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31 made to clarify the rating scale). Therefore if participants were conceptualizing the tasks differently there is no way to tell from this study. Categorization of drinkers was accomplished by selecting those who met the criteria for binge drinking (Wechsler & Toben, 2001) and for those who drank an estimated 40 or more drinks per month. This fig ure was arrived at because it dichotomized the sample and targeted participants who would be drinking high levels throughout the month. This number may not seem like a high level of drinking because it would result in an average of 1.33 standard drinks a day, if the 40 drinks are spread across a hypothetical month (30 days). However, by considering the drinking trends demonstrated by Del Boca and colleagues (in press) this level is much higher than it appears. Del Boca and colleagues (in press) observed t hat college student drinking is planned based on demands throughout the month and was shown to mostly occur over the weekends. This changes the drinking of 40 drinks a month from 1.3 drinks a day to close to binging levels (4.4 per day assuming 3 weekends a month). Summary and Conclusions The overall solutions and individual differences follow the expected trends and support the hypotheses. However, subtle differences within the methods might have been indicative of a different method of conceptualizing or a different approach to the separate tasks for one of the subtypes of drinkers within females. It is clear that additional research aimed at gaining a better understanding of the observed phenomena is necessary. It will be necessary to replicate these findings and to try and identify if there is a different approach to conceptualizing the task for drinker subtypes.

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32 Should a decision need to be made on which of the two methods should be used to collect similarities data in expectancies, consideration of the possible differences observed within drinker type for the method of data collection should be included in this decision. Because the past literature in alcohol expectancies has used paired comparisons as a direct method of comparison it would be prud ent to identify if there is a method effect related to card sorting before instituting this method and attempting to compare it with past research.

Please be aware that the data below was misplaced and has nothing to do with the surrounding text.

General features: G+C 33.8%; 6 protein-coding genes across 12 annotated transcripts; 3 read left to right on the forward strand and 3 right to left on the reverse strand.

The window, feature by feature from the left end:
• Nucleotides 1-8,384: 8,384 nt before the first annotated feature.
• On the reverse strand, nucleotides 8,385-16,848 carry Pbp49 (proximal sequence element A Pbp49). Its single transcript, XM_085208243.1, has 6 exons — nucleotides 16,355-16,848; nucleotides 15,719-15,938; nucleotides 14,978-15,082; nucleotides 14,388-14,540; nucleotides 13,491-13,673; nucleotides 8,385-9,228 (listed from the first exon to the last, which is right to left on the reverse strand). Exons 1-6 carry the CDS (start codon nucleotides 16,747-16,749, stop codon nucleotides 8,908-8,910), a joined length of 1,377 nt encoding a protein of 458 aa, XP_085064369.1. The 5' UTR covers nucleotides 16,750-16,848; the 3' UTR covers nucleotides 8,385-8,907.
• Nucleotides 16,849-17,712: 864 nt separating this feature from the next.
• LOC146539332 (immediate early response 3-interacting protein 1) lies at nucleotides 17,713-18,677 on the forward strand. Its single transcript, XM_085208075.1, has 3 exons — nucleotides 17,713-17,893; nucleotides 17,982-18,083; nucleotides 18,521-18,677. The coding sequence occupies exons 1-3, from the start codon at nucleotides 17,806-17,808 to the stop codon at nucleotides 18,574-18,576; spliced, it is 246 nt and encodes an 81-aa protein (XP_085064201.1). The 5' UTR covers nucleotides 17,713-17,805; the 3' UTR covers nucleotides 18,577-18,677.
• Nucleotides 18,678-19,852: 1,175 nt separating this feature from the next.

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33 References Ashmore, R. Solomon, M & Longo, L (1996) T hinking about fashion models looks: A multi dimensional approach to the structure of perceived attractiveness. Personality and Social Psychology bulletin 22 1083 1104 Bauman, K. E. & Chenoweth, R .L. (1984) The relationship between the consequences adolescents expect from smoking and their beha vior: A factor analysis with panel data. Journal of Applied Social Psychology 14 28 41. Bauman, K. E., Fisher, L A., Bryan, E S. & Chenoweth, R L. (1985) Relationship between subjective expected utility and behavior: A longitudinal study of adolescent d rinking behavior. Journal of Studies on Alcohol 46 32 38. Bolles, R. C. (1972). Reinforcement, expectancy, and learning. Psychological Review, 79 394 409. Borg I. & G roenen P. (1997) Modern Multidimensional Scaling. Springer series in statistics S pringer Verlag Brown, S A. (1993) Drug effect expectancies and addictive behavior change. Experimental & Clinical Psychopharmacology 1, 55 67. Brown, S.A., Goldman, M. S., Inn, A & Anderson, L R. (1980) Expectations of reinforcement from alcohol: Th eir domain and relation to drinking patterns. Journal of Consulting & Clinical Psychology 48 419 426 Carey, K B. (1995) Alcohol related expectancies predict quantity and frequency of heavy drinking among college students. Psychology of Addictive Beha viors 9, 236 241. Carroll, J.D. & Chang, J. J. (1970) Analysis of Individual Differences in Multidimensional scaling via an N way generalization of Eckart Young Decomposition, Psychometrika 35 283 319 Christiansen, B A., Smith, G T., Roehling, P V. & Goldman, M S. (1989) Using alcohol expectancies to predict adolescent drinking behavior after one year. Journal of Consulting & Clinical Psychology 57 93 99.